Biden Administration asks judge to block Florida’s attempt to prevent vaccination requirements for federal contractors

Feds claim Florida has “presented what is largely a mirage of impending economic calamity.”

click to enlarge Biden Administration asks judge to block Florida’s attempt to prevent vaccination requirements for federal contractors
Photo via White House/Flickr

Biden administration attorneys this week urged a judge to reject Florida’s attempt to block a COVID-19 vaccination requirement for federal contractors, saying the state has “presented what is largely a mirage of impending economic calamity.”

In a 41-page document filed Wednesday in federal court in Tampa, U.S. Department of Justice attorneys wrote that Florida has not shown that it will be harmed by the vaccination requirement and argued President Joe Biden has broad authority over federal contracting.

“COVID-19 hobbled the economy for months and continues to disrupt American life. Federal procurement is no exception. The president, as the ultimate manager of federal procurement operations, determined that workplace safeguards aimed at preventing COVID-19’s spread will ‘decrease worker absence, reduce labor costs, and improve the efficiency of contractors and subcontractors at sites where they are performing work for the federal government,’” the document said, partially quoting a Biden executive order. “Slowing COVID-19’s spread promotes economy and efficiency because federal procurement --- like any business endeavor --- suffers when people contracting with the federal government get sick and miss work.”

The document was filed in opposition to Florida’s motion for a preliminary injunction against the vaccination mandate, which is rooted in Biden’s September executive order. U.S. District Judge Steven Merryday is scheduled to hear arguments on the motion Dec. 7.

Florida filed the lawsuit in October, contending, in part, that Biden overstepped his authority with the requirement that workers of federal contractors be vaccinated. Lawyers in Attorney General Ashley Moody’s office also argued that Florida would be injured because state agencies have contracts with the federal government.

“Defendants (Biden and other federal defendants) are already pressuring Florida to modify existing contracts, and Florida understands that failing to do so will exclude Florida from consideration for future opportunities,” the Nov. 2 motion for a preliminary injunction said. “As a matter of Florida law, however, state entities may not require vaccination of state employees. The challenged actions, therefore, require Florida to choose between changing or violating state law on the one hand or losing tens of millions of dollars in federal funds on the other.”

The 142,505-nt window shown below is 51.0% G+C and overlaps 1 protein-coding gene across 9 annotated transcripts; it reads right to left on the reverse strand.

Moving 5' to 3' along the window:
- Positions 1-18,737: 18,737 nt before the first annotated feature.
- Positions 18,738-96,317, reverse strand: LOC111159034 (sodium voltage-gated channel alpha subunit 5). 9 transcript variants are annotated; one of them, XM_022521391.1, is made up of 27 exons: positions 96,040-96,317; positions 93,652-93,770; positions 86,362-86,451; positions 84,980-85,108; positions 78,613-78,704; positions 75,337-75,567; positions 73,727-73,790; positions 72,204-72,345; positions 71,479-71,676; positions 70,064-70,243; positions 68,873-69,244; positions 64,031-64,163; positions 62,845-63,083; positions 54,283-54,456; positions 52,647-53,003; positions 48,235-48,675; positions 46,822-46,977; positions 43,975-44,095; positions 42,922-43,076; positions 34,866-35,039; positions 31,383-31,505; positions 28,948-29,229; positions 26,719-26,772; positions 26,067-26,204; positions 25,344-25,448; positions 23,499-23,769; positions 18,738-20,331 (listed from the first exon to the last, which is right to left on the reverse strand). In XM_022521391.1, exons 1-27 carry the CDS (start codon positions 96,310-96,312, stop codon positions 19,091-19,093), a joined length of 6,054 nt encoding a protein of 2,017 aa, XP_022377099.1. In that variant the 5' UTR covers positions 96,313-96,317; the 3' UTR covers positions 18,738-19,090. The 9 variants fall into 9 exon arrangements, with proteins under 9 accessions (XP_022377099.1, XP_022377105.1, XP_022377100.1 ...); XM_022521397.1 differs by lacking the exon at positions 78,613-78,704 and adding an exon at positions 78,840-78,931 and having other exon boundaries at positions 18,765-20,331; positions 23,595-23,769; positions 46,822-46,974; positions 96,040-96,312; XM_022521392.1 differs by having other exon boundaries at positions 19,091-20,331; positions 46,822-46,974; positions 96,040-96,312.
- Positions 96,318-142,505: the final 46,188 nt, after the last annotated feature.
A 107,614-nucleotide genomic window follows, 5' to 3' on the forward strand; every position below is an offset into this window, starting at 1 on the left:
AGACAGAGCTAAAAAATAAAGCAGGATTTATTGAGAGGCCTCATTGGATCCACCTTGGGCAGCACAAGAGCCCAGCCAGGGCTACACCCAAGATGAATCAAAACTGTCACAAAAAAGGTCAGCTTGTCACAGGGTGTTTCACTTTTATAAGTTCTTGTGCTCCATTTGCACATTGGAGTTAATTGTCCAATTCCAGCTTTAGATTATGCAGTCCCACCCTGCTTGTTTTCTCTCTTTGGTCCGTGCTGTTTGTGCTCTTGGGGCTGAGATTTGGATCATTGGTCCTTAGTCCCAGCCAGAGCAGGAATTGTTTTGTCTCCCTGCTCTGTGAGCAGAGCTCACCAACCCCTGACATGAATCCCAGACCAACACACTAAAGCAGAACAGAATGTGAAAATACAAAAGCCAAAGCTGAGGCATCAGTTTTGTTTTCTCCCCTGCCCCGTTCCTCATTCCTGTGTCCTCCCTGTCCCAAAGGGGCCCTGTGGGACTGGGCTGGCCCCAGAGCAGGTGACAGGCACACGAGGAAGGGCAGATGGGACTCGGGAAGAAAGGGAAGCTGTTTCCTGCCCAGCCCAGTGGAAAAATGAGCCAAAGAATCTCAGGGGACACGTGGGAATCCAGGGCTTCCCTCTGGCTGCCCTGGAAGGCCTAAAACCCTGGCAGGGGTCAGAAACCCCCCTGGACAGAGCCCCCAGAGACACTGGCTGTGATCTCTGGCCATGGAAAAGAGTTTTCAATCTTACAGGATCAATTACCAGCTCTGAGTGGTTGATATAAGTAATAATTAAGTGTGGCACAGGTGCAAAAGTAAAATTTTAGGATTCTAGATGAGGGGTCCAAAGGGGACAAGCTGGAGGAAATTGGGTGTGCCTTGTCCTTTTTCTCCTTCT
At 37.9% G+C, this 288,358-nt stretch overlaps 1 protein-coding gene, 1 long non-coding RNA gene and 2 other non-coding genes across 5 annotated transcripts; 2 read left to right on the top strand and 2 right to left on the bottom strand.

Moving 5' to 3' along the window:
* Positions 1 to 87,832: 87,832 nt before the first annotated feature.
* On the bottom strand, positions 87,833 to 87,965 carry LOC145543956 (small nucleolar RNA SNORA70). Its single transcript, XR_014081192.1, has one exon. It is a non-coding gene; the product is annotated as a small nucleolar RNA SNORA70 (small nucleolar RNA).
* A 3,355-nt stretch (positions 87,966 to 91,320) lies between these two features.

But in the document filed Wednesday, Justice Department attorneys said Florida has “failed to show how it has been harmed” because the vaccination requirement does not apply to existing contracts. It said the requirement applies to new contracts, new solicitations for contracts, extensions or renewals of contracts and the exercising of contract options.

The document said Florida “has presented what is largely a mirage of impending economic calamity. While Florida would have this court believe that (the executive order) portends a summary, across-the-board invalidation of numerous federal contracts worth tens of millions of dollars, the reality bears no resemblance to Florida’s characterization.”

Florida has cited an example of a $12 million contract that the University of Florida received last year from NASA.

“Florida’s agencies and other state entities contract with the federal government as a matter of course, and these contracts are worth tens of millions of dollars or more,” the state’s motion for a preliminary injunction said. “For example, last year the University of Florida won a contract from the National Aeronautics and Space Administration worth over $12 million. And Florida’s Department of Education has several contracts with GSA (the federal General Services Administration) to provide vending services at federal buildings, which Florida uses to give employment opportunities to blind individuals. Florida has pending opportunities to enter into or renew a number of such contracts beginning as early as December.”

But the Justice Department attorneys disputed that the vaccination requirement would affect such things as the NASA contract, which lasts until 2025,

“What a new or renewed contract might require in 2025 is a matter of pure speculation. By that time, the government may not even require contractor employees to be vaccinated. Florida’s speculation that it might lose this contract more than three years from now is ‘conjectural’ and ‘hypothetical,’ not ‘actual,’ ‘imminent,’ or ‘concrete,’” the federal attorneys wrote, partially quoting legal precedent.

The federal contractor requirement is scheduled to take effect in January and includes limited exemptions for medical or religious reasons.

Florida’s lawsuit is one of three challenges that the state has filed against federal vaccination requirements. Moody’s office Wednesday challenged a vaccination mandate for workers at hospitals, nursing homes and other health-care providers that take part in the Medicaid and Medicare programs.

Florida and other states, along with businesses, have also challenged a vaccination requirement that would apply to employees of businesses with 100 or more workers. That requirement has been put on hold as the legal battles continue.

The Republican-dominated Legislature this week also held a special session to pass a package of bills aimed at preventing vaccination mandates in the state. Gov. Ron DeSantis signed the bills Thursday.

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